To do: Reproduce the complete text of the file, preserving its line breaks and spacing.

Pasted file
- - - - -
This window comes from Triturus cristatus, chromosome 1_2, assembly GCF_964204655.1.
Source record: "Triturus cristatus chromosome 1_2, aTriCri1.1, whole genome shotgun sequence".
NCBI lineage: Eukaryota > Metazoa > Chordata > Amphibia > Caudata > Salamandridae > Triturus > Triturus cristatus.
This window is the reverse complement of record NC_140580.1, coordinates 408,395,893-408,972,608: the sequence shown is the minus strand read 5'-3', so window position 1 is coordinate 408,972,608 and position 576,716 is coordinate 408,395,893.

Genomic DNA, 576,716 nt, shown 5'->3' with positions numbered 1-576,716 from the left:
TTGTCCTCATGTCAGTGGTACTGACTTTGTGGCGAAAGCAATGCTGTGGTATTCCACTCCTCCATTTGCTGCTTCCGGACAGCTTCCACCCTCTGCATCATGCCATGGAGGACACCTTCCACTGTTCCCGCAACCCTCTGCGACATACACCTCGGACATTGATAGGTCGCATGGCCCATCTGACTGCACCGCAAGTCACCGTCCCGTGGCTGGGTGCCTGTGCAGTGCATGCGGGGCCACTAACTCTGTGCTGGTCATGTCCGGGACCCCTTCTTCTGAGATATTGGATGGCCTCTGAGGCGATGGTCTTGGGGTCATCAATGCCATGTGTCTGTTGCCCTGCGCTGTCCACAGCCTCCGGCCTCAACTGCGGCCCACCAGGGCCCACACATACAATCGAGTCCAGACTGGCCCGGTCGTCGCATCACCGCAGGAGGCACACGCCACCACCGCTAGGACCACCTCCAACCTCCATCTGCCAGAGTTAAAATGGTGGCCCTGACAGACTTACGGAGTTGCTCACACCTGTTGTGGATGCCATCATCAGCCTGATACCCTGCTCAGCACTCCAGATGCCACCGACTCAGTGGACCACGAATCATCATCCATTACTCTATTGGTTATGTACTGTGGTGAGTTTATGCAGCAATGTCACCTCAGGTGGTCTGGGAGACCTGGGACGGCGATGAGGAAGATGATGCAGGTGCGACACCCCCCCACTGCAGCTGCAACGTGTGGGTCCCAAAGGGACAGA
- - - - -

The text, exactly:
This window comes from Triturus cristatus, chromosome 1_2, assembly GCF_964204655.1.
Source record: "Triturus cristatus chromosome 1_2, aTriCri1.1, whole genome shotgun sequence".
NCBI lineage: Eukaryota > Metazoa > Chordata > Amphibia > Caudata > Salamandridae > Triturus > Triturus cristatus.
This window is the reverse complement of record NC_140580.1, coordinates 408,395,893-408,972,608: the sequence shown is the minus strand read 5'-3', so window position 1 is coordinate 408,972,608 and position 576,716 is coordinate 408,395,893.

Genomic DNA, 576,716 nt, shown 5'->3' with positions numbered 1-576,716 from the left:
TTGTCCTCATGTCAGTGGTACTGACTTTGTGGCGAAAGCAATGCTGTGGTATTCCACTCCTCCATTTGCTGCTTCCGGACAGCTTCCACCCTCTGCATCATGCCATGGAGGACACCTTCCACTGTTCCCGCAACCCTCTGCGACATACACCTCGGACATTGATAGGTCGCATGGCCCATCTGACTGCACCGCAAGTCACCGTCCCGTGGCTGGGTGCCTGTGCAGTGCATGCGGGGCCACTAACTCTGTGCTGGTCATGTCCGGGACCCCTTCTTCTGAGATATTGGATGGCCTCTGAGGCGATGGTCTTGGGGTCATCAATGCCATGTGTCTGTTGCCCTGCGCTGTCCACAGCCTCCGGCCTCAACTGCGGCCCACCAGGGCCCACACATACAATCGAGTCCAGACTGGCCCGGTCGTCGCATCACCGCAGGAGGCACACGCCACCACCGCTAGGACCACCTCCAACCTCCATCTGCCAGAGTTAAAATGGTGGCCCTGACAGACTTACGGAGTTGCTCACACCTGTTGTGGATGCCATCATCAGCCTGATACCCTGCTCAGCACTCCAGATGCCACCGACTCAGTGGACCACGAATCATCATCCATTACTCTATTGGTTATGTACTGTGGTGAGTTTATGCAGCAATGTCACCTCAGGTGGTCTGGGAGACCTGGGACGGCGATGAGGAAGATGATGCAGGTGCGACACCCCCCCACTGCAGCTGCAACGTGTGGGTCCCAAAGGGACAGA